The context file may contain the following components: Keeps track of the current open folder.
In addition to the .mh_profile and context files, MH programs consult a number of environment variables.
If you define the environment variable $MH, you can specify a profile other than .mh_profile to be read by the MH programs that you invoke. If the value of $MH is not absolute, (that is, does not begin with /), it will be presumed to start from the current working directory. This is one of the very few exceptions in MH where non-absolute pathnames are not considered relative to the user's Mail directory.
Similarly, if you define the environment variable $MHCONTEXT, you can specify a context other than the normal context file (as specified in .mh_profile). Unless the value of $MHCONTEXT is absolute, it will be presumed to start from your Mail directory.
MH programs also consult the following environment variables: Tells inc the default maildrop. This supersedes the Maildrop profile entry. Tells send and post your mail signature. This supersedes the Signature profile entry. Tells all MH programs your home directory. Tells MH your terminal type. The $TERMCAP environment variable is also consulted. In particular, these two environment variables tell scan and mhl how to clear your terminal and how many columns wide your terminal is. These variables also tell mhl how many lines long your terminal screen is.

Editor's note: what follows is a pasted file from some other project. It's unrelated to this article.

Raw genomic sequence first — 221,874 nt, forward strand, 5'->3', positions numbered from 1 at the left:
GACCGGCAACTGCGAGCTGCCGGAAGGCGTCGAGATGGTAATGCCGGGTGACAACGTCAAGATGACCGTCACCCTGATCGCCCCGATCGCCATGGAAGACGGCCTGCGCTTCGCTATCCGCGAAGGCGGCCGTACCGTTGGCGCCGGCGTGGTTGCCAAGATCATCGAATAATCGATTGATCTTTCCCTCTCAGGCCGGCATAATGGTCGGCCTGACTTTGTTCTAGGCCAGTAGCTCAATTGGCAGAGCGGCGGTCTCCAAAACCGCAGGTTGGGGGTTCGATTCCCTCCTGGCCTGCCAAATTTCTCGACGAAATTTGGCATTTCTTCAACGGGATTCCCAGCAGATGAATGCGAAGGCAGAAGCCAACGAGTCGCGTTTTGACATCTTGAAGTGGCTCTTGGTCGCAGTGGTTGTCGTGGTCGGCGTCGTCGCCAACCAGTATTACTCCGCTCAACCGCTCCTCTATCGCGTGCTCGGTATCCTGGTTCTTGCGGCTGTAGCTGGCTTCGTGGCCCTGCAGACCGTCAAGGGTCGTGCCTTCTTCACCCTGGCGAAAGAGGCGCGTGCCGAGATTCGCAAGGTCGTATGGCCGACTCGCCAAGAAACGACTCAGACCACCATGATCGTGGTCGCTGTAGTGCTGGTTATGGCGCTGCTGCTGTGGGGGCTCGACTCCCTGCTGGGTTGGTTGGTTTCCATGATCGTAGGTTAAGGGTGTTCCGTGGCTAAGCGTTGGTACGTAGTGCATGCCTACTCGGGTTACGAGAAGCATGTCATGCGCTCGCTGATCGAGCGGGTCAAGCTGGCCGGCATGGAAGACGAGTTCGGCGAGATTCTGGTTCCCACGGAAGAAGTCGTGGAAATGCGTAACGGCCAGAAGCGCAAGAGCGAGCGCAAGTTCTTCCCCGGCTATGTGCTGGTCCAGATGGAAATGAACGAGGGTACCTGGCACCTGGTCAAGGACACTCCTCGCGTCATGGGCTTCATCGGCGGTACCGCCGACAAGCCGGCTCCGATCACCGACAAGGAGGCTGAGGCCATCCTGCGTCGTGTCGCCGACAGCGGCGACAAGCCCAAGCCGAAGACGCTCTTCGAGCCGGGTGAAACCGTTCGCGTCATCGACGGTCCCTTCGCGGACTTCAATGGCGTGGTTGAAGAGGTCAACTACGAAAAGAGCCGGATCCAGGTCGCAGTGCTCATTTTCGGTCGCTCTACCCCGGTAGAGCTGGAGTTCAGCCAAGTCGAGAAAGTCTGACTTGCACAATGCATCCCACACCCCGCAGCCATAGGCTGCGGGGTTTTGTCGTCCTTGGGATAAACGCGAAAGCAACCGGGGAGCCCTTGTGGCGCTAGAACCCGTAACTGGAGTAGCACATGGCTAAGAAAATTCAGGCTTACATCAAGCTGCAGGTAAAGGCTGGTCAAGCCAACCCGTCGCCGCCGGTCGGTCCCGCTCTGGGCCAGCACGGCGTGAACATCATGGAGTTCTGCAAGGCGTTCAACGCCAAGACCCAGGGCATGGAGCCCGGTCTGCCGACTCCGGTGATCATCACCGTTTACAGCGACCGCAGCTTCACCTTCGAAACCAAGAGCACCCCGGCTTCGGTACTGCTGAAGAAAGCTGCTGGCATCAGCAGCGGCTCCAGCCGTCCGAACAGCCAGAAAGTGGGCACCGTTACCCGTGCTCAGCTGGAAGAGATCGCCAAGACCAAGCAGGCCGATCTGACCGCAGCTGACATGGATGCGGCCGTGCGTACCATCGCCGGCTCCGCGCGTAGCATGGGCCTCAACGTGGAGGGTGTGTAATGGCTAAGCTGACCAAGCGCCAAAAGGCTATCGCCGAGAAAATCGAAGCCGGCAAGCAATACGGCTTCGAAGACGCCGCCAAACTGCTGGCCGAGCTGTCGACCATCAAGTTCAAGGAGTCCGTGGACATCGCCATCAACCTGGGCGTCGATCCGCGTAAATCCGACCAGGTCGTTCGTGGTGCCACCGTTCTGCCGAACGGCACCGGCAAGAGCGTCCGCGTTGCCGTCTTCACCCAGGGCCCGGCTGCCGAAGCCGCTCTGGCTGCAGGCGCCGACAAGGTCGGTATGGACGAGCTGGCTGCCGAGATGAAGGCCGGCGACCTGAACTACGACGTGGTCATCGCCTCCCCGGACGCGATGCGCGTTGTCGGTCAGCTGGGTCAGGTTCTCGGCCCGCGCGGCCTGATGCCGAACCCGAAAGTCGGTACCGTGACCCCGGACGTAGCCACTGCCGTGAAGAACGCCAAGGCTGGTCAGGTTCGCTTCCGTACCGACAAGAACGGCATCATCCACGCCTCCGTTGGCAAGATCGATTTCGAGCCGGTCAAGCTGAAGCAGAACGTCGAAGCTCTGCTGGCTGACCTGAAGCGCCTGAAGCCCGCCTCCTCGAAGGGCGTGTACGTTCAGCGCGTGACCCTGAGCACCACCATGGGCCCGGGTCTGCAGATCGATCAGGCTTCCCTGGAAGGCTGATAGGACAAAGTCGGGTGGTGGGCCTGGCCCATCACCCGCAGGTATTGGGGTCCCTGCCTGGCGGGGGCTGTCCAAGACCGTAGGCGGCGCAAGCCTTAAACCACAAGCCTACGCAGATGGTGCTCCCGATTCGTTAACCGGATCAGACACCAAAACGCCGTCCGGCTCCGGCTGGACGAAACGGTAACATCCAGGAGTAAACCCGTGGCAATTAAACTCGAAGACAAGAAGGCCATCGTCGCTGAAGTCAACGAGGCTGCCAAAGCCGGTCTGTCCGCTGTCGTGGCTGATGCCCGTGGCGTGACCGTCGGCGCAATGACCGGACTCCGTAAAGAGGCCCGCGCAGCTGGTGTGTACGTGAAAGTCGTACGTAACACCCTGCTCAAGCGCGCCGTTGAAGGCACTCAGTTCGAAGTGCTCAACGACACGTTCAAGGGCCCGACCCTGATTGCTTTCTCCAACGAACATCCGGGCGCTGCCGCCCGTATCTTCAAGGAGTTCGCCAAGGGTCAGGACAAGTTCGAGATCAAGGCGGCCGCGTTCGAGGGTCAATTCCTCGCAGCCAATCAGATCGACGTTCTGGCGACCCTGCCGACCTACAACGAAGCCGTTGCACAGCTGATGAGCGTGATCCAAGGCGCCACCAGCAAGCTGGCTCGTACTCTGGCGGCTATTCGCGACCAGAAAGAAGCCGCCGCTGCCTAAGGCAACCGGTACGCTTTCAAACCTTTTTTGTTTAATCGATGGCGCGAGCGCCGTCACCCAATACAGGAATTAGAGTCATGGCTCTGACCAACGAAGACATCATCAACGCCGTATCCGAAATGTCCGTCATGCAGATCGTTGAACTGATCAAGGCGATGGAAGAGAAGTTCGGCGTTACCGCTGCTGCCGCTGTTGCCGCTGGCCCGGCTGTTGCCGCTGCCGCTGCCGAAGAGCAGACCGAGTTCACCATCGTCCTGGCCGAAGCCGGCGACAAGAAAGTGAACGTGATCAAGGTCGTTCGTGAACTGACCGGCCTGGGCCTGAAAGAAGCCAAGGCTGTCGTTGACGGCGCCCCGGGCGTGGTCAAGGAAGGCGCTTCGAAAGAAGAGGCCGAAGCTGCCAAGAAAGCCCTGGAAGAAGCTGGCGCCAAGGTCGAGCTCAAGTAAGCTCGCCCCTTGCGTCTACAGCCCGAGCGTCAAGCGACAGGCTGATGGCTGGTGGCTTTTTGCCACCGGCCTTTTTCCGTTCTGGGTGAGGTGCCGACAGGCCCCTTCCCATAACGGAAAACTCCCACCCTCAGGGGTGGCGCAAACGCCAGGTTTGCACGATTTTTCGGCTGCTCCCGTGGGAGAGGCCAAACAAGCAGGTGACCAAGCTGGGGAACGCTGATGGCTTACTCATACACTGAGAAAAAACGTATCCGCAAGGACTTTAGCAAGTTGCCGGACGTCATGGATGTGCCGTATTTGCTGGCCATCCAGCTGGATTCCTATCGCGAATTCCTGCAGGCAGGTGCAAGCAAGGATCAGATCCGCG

The following environment variables are set by MH programs for the whatnowproc program: The alternative message. Set by dist and repl during edit sessions so you can view the message being distributed or replied to. The message is also available through a link called @ in the current directory, as long as your current working directory has write permission. If your current working directory and the folder containing the message are on the same file system, this link is a hard link; otherwise, it is a symbolic link. The path to the working draft. Set by comp, dist, forw, and repl to tell the whatnowproc program which file to ask What now? questions about. In addition, dist, forw, and repl set $mhfolder, if appropriate. Set by dist and repl to tell the whatnowproc program about an alternative message associated with the draft (the message being distributed or replied to). Set by dist to tell the whatnowproc program that message redistribution is occurring. Set to tell the whatnowproc program your choice of editor (unless overridden by -noedit). May be set by comp. Set by dist, forw, and repl if annotations are to occur. The reason for setting these variables is so the MH user can select any application, including one of the standard shells, as the whatnowproc program. As a result, it is not possible to pass information by using an argument list. Specifies the folder containing the alternate message. Set by dist and repl during edit sessions so you can view other messages in the current folder, not just the one being distributed or replied to. The $mhfolder environment variable is also set by show, prev, and next for use by mhl.